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Customer Segmentation White Cup Software

Using Customer Segmentation For Your Sales Strategy

Customer segmentation is more than just nominal grouping and categorization. If you approach your customer segments correctly, your customer segmentation becomes a blueprint for driving success throughout your organization with real, profit-driving behavioral data. Your segmentation is a major part of your go-to-market sales strategy.

When done right, segmentation outlines what is important about your business. Most distributors start their segmentation with industry, region, or size. This type of segmentation lacks a call to action for changing customer purchasing behavior toward higher profit potential. Size and geography don’t drive customer behavior. Customer behavior is what drives the success of your business. It’s important to set your customer segmentation strategy up in ways that add up to more business.

Segmentation by the Customer Impact

Let’s look at an example of a distribution business that organizes its customer segments around three simple buying cues:

  1. Profitability
  2. Cost to serve
  3. Buying power

These buying behaviors lead to much richer segments than simple ABCD rankings. When tracked using this customer segmentation strategy, you can see which customers are high value and which are not.

4 Types of Buyer Segments

Consider buyer segments with four main types of categories that lead to action for the entire business rather than simple classifications inside your ERP (Enterprise Resource Planning) system. It is also important to name your segments descriptively that indicate the different strategies you might take with each group.

Customer Segmentation Graphic

1. VIP

VIP: These are highly profitable customers. They maintain a great relationship with your company, drive good volume, and have a low cost to serve. These are customers you want to keep and grow, so by calling them VIP customers you spell out what they mean to the business rather than just an “A” customer. A sales rep might think that their favorite customers are “A” customers, but when you define your segments in terms of profitability, buying power, and cost to serve, you have a meaningful and objective way to categorize your best customers. Your strategy with this group is to keep them loyal and go above and beyond, not just with better pricing but with better service as well.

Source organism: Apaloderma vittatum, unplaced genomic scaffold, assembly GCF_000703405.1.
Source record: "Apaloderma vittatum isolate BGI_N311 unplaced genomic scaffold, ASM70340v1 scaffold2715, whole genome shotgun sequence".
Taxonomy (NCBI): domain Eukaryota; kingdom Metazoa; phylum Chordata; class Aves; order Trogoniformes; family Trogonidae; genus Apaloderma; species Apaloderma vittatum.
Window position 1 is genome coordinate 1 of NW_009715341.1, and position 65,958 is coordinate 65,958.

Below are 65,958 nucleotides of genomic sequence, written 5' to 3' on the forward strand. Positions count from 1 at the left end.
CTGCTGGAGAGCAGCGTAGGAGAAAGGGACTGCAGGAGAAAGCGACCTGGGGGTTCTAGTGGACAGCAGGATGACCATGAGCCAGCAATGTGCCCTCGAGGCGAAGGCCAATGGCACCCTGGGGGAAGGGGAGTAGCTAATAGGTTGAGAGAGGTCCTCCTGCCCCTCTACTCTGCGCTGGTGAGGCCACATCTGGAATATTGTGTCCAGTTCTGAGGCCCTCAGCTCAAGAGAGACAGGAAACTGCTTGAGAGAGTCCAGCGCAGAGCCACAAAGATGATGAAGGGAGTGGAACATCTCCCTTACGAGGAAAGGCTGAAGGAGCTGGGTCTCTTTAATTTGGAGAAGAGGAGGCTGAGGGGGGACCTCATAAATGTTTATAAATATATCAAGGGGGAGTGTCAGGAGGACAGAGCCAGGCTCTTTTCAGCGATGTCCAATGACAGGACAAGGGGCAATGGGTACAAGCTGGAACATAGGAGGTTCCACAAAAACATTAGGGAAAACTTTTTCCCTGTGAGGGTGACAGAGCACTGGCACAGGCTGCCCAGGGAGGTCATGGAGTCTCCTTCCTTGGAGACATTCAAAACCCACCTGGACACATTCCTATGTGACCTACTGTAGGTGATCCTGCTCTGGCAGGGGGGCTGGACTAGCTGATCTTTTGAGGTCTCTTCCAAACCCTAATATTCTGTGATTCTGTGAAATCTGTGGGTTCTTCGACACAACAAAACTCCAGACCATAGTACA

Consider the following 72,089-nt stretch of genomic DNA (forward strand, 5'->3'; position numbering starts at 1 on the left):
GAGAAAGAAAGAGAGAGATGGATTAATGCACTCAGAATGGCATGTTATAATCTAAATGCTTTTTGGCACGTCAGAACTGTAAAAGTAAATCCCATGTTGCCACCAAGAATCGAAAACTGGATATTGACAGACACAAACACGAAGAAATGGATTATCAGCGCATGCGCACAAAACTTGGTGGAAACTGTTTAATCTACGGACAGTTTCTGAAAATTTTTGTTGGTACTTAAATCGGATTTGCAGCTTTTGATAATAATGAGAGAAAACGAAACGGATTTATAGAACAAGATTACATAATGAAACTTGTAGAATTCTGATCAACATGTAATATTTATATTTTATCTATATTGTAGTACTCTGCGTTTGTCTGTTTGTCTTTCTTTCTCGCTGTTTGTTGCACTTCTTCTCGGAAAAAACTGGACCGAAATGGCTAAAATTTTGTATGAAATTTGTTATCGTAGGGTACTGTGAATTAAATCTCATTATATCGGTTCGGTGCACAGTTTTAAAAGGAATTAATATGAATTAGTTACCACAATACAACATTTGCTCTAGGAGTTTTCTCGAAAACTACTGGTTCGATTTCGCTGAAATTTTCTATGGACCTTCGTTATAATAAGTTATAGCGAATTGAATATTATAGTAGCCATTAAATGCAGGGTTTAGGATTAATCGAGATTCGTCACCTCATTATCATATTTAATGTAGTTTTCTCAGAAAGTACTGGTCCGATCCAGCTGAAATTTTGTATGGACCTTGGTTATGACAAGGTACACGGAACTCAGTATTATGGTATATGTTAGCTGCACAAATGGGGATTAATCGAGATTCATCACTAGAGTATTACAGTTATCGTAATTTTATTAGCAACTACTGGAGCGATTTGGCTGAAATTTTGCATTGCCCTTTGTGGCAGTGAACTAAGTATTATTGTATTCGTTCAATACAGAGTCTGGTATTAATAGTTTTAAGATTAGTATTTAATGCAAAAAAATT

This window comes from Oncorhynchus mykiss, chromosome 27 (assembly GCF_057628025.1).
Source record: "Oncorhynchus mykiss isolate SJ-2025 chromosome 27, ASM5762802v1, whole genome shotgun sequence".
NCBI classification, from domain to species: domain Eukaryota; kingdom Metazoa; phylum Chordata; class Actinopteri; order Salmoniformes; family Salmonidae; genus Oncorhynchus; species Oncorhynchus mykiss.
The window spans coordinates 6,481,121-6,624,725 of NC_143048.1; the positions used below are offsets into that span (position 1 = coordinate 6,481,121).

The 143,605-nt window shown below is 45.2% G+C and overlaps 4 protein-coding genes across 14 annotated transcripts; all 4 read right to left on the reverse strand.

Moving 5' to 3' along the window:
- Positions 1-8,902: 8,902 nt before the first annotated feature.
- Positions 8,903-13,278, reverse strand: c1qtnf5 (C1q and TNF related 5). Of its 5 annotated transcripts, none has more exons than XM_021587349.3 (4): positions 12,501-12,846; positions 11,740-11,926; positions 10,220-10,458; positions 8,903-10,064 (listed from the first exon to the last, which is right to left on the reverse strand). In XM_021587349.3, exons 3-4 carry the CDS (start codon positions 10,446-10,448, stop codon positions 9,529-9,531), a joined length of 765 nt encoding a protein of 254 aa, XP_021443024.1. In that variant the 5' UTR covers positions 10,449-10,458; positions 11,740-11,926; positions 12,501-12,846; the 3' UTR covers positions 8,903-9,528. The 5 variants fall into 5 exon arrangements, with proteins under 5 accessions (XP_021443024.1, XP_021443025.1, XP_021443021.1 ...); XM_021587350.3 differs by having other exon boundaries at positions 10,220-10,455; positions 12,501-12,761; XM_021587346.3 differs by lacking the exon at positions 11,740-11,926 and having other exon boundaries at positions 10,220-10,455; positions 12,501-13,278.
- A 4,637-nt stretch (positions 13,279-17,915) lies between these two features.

2. Potential

Potential: These customers might have good profitability but lack a little in terms of relationship and volume. The segment name “Potential” is very descriptive of the strategy we want to take with these customers. Since they are already profitable, we know our strategy is to watch these customers for opportunities to grow their engagement with us with a better relationship that leads to increased volume. If we had simply called them “B” customers without an objective measurement, we wouldn’t know how to improve their buying patterns.

3. Convert

Convert: These customers have a good relationship, so they are driving good volume, but for some reason, their purchases are at low profitability and potentially a high cost to serve. By calling this segment “Convert,” we signal that we want to identify what is causing the profitability drain on an otherwise good customer so we can move them into the core category with a focus on more profitable behavior, higher lines per order, better shipping, or other cost savers.

4. Preliminary

Preliminary: These customers are low in all categories, low profit and volume, no real relationship, and a high cost to serve. Here you just want to raise prices to offset the cost to serve, and in a lot of cases, small customers are not as price-sensitive because their volume and relationship are low, so they are buying from you for other reasons. You might have many customers enter here until you work with them more frequently to understand their purchasing behavior better.

With White Cup Pricing, you can easily organize your customer segments based on the important data for driving new profit in your business. Just as importantly, you can segment and re-segment regularly. It takes minutes to analyze and create new segments and subsegments when it used to take weeks or months using manual processes and spreadsheets. Being able to move your customers into the correct segment allows your team to fully realize your strategy and take action to affect your customers’ experience, pricing, and profitability.


About the Author

F. George Dunham, III

CEO, epaCUBE

George Dunham has been the CEO of epaCUBE pricing software since 2015. He has extensive senior management experience in the services, technology, and manufacturing industries. He is passionate about building a culture of growth, achievement, and accountability.


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